Talks by Gabriela Gonzalez

Gabriela González, Louisiana State University

Gabriela Gonzalez Louisiana State University (LSU) - Department of Physics & Astronomy

Albert Einstein predicted a century ago the existence of gravitational waves – ripples in the fabric of spacetime moving at the speed of light. It was believed that these ripples were so faint that no experiment would ever be precise enough to detect them. But in September 2015, LIGO did exactly that. The teams working with the Laser Interferometer Gravitational-wave Observatory (LIGO) detectors in Louisiana and Washington measured a loud gravitational wave signal as it traveled through the Earth after a billion-year journey from the violent merger of two black holes.

Advanced LIGO status and prospects to probe the strong gravity regime

Gabriela Gonzalez Louisiana State University (LSU) - Department of Physics & Astronomy
Gravitational waves will allow scientists to test Einstein?s theory of General Relativity in the previously unexplored strong-field regime. Einstein?s theory of general relativity, as the most accepted theory of gravity, has been greatly constrained in the quasi-linear, quasi-stationary regime, where gravity is weak and velocities are small. Gravitational waves may carry information about highly dynamical and strong-field gravity that is required to generate measurable waves.

How To Catch Einstein's Wave, and See Black Holes in the Process

Gabriela Gonzalez Louisiana State University (LSU) - Department of Physics & Astronomy
Gravitational waves are "ripples of space-time" that were predicted by Einstein's theory of General Relativity almost a century ago.  The Laser Interferometer Gravitational-wave Observatory (LIGO) now pushes the frontiers of science and engineering to try and catch these waves for the first time.  This will allow us to explore the last dance of pairs of neutron stars colliding to give birth to a black hole and other astrophysical events in a way humans never have before.  Dr.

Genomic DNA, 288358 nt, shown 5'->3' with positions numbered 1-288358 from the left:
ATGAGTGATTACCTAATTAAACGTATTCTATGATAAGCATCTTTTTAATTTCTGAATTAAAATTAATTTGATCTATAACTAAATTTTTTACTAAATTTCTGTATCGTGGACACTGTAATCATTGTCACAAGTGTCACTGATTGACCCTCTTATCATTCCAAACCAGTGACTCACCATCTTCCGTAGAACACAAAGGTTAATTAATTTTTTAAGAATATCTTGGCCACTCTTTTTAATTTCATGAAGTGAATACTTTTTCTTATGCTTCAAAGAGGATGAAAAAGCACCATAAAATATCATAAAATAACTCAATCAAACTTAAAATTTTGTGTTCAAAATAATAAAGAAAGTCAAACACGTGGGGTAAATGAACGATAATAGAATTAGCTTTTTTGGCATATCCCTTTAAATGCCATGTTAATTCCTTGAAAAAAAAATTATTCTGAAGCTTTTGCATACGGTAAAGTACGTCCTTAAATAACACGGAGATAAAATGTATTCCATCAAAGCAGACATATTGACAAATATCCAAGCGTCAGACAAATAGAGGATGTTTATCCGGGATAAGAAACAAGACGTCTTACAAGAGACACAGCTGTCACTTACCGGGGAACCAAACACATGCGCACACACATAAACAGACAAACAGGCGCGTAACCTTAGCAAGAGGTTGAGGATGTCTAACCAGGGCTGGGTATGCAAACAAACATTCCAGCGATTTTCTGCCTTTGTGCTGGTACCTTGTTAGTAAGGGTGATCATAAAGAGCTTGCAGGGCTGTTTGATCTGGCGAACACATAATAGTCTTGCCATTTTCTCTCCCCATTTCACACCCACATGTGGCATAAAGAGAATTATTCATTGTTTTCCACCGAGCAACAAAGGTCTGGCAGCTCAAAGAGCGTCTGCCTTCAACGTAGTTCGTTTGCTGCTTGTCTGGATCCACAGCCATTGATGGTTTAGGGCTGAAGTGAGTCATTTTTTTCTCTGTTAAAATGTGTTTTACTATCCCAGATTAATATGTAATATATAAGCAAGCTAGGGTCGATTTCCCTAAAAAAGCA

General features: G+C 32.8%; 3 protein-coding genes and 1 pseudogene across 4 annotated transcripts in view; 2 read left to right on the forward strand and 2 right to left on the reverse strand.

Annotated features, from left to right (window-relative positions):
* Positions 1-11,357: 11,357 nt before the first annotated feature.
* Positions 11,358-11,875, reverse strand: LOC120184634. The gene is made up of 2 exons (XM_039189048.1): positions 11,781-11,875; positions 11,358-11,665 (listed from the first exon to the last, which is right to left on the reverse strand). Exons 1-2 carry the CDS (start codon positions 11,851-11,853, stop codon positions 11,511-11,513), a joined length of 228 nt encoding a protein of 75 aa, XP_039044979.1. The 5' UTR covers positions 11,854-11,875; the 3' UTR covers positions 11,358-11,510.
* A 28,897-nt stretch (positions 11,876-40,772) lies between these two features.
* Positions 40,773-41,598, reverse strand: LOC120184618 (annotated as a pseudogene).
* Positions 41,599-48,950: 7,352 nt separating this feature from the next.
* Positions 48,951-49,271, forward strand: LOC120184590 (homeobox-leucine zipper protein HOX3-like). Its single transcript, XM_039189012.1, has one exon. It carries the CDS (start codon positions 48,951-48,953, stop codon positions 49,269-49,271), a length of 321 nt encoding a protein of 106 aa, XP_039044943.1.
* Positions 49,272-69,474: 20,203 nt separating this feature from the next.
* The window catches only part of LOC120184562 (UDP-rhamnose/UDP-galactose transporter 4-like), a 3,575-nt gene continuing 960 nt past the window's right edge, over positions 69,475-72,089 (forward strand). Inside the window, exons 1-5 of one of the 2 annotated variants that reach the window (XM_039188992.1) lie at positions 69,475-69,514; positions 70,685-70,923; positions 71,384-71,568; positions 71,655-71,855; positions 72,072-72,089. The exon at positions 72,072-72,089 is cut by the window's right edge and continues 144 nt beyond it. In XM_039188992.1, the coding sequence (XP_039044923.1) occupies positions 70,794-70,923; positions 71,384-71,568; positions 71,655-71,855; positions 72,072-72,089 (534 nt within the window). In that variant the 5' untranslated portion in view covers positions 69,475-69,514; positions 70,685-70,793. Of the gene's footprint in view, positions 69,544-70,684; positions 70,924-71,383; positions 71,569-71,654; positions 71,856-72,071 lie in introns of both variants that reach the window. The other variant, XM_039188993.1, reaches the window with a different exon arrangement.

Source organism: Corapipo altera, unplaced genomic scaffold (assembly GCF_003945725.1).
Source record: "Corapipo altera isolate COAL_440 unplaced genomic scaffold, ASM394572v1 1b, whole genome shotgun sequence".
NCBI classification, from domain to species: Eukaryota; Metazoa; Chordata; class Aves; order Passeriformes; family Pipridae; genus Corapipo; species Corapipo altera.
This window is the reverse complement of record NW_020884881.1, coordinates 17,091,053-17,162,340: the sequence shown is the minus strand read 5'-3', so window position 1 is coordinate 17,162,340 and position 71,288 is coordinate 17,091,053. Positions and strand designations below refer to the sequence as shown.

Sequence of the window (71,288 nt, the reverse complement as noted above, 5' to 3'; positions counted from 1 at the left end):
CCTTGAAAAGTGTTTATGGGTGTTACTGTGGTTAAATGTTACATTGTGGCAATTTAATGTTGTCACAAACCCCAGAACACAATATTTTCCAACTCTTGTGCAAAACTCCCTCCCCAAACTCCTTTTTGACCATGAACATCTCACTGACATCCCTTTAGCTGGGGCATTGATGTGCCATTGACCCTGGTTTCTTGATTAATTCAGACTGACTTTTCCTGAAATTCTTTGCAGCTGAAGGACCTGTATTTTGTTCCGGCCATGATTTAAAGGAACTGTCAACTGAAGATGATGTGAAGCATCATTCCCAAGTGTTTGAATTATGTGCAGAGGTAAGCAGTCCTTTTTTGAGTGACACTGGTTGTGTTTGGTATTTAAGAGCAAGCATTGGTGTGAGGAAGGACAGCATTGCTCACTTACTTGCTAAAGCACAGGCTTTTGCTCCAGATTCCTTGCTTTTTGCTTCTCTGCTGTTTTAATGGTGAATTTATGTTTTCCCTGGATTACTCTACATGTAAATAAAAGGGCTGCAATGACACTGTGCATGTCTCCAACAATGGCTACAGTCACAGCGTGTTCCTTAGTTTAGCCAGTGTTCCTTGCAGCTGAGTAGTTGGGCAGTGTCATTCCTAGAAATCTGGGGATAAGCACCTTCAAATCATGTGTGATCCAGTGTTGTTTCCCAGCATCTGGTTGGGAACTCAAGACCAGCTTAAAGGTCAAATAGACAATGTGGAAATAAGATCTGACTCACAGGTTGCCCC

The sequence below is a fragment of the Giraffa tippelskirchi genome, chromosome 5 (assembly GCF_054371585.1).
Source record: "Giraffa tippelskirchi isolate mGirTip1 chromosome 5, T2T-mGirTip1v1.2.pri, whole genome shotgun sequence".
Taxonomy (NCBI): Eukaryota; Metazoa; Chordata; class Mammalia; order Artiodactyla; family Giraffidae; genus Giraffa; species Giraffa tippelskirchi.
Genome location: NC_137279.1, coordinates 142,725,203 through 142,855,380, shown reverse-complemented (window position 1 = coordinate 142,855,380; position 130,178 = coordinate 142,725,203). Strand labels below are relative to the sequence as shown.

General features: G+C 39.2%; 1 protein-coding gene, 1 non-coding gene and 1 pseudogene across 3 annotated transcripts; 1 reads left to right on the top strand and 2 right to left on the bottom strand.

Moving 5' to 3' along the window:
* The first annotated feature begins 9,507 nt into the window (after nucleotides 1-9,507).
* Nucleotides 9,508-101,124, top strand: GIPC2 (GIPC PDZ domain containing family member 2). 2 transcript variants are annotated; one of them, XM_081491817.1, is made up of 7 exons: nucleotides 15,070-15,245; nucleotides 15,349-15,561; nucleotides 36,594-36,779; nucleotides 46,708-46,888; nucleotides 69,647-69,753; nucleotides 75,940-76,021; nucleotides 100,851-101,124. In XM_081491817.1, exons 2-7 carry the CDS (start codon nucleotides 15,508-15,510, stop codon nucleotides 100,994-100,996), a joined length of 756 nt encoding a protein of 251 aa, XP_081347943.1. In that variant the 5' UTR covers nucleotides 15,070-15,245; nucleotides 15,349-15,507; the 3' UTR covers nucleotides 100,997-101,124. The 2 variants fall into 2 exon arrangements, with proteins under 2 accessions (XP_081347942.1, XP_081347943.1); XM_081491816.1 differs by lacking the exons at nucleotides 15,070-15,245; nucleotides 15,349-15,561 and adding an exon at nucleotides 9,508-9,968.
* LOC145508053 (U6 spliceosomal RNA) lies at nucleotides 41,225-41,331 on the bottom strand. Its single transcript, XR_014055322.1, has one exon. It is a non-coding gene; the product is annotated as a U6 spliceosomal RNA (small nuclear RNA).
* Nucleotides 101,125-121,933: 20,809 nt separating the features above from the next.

Prospects for GW transients in early Advanced LIGO and Virgo science runs

Gabriela Gonzalez Louisiana State University (LSU) - Department of Physics & Astronomy
Advanced LIGO (aLIGO) and Advanced Virgo (AdV) are kilometer-scale gravitational wave (GW) detectors that are expected to yield the first direct observations of gravitational waves. I will   describe the currently projected schedule, sensitivity, and sky localization accuracy for the GW detector network in the next decade.

Searches for coalescence of binary systems in LIGO and Virgo data

Gabriela Gonzalez Louisiana State University (LSU) - Department of Physics & Astronomy
I will present the latest results from the searches for gravitational waves from the coalescence of binary systems of neutron stars and black holes in LIGO and Virgo data. We present results on data from the Fifth Science Run LIGO run S5 from Nov 2005 to Oct 2007, which was joint with Virgo's first Science Run VSR1 from May to Oct 2007. We also show how these methods are being applied in the current LIGO S6/ Virgo VSR2 data-taking run started in July 2009, and recently ended in October 2010.